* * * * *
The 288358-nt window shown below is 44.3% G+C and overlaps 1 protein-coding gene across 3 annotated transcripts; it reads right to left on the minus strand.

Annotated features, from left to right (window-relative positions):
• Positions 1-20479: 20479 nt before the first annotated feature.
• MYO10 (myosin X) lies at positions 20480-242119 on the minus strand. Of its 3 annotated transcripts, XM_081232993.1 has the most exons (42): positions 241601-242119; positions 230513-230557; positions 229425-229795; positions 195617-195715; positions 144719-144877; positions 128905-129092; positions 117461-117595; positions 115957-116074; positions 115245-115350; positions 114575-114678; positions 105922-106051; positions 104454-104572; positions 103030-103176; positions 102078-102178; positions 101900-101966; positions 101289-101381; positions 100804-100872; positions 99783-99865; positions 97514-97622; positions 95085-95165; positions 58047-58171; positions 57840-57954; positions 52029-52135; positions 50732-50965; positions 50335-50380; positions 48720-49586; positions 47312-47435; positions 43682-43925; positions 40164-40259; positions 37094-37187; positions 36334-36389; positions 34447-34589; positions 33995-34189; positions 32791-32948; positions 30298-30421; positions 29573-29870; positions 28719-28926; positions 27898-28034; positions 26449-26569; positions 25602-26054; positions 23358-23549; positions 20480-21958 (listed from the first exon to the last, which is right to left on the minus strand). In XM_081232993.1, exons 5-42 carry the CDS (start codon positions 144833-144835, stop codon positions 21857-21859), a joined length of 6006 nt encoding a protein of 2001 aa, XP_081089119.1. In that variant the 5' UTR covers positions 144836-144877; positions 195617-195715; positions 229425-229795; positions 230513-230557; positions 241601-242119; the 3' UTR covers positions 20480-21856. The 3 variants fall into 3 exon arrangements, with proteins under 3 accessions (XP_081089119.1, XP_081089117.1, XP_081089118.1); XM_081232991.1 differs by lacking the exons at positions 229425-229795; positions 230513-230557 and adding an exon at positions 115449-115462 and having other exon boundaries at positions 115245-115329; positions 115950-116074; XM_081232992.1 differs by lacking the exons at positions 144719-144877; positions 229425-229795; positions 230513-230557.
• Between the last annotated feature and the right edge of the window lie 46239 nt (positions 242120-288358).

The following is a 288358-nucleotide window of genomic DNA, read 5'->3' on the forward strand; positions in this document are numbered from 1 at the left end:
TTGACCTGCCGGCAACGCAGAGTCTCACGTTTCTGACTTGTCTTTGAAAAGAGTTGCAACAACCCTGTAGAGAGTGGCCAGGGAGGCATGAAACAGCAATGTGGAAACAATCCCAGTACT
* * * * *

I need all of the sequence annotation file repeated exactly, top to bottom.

The 288358-nt window shown below is 44.3% G+C and overlaps 1 protein-coding gene across 3 annotated transcripts; it reads right to left on the minus strand.

Annotated features, from left to right (window-relative positions):
• Positions 1-20479: 20479 nt before the first annotated feature.
• MYO10 (myosin X) lies at positions 20480-242119 on the minus strand. Of its 3 annotated transcripts, XM_081232993.1 has the most exons (42): positions 241601-242119; positions 230513-230557; positions 229425-229795; positions 195617-195715; positions 144719-144877; positions 128905-129092; positions 117461-117595; positions 115957-116074; positions 115245-115350; positions 114575-114678; positions 105922-106051; positions 104454-104572; positions 103030-103176; positions 102078-102178; positions 101900-101966; positions 101289-101381; positions 100804-100872; positions 99783-99865; positions 97514-97622; positions 95085-95165; positions 58047-58171; positions 57840-57954; positions 52029-52135; positions 50732-50965; positions 50335-50380; positions 48720-49586; positions 47312-47435; positions 43682-43925; positions 40164-40259; positions 37094-37187; positions 36334-36389; positions 34447-34589; positions 33995-34189; positions 32791-32948; positions 30298-30421; positions 29573-29870; positions 28719-28926; positions 27898-28034; positions 26449-26569; positions 25602-26054; positions 23358-23549; positions 20480-21958 (listed from the first exon to the last, which is right to left on the minus strand). In XM_081232993.1, exons 5-42 carry the CDS (start codon positions 144833-144835, stop codon positions 21857-21859), a joined length of 6006 nt encoding a protein of 2001 aa, XP_081089119.1. In that variant the 5' UTR covers positions 144836-144877; positions 195617-195715; positions 229425-229795; positions 230513-230557; positions 241601-242119; the 3' UTR covers positions 20480-21856. The 3 variants fall into 3 exon arrangements, with proteins under 3 accessions (XP_081089119.1, XP_081089117.1, XP_081089118.1); XM_081232991.1 differs by lacking the exons at positions 229425-229795; positions 230513-230557 and adding an exon at positions 115449-115462 and having other exon boundaries at positions 115245-115329; positions 115950-116074; XM_081232992.1 differs by lacking the exons at positions 144719-144877; positions 229425-229795; positions 230513-230557.
• Between the last annotated feature and the right edge of the window lie 46239 nt (positions 242120-288358).

The following is a 288358-nucleotide window of genomic DNA, read 5'->3' on the forward strand; positions in this document are numbered from 1 at the left end:
TTGACCTGCCGGCAACGCAGAGTCTCACGTTTCTGACTTGTCTTTGAAAAGAGTTGCAACAACCCTGTAGAGAGTGGCCAGGGAGGCATGAAACAGCAATGTGGAAACAATCCCAGTACT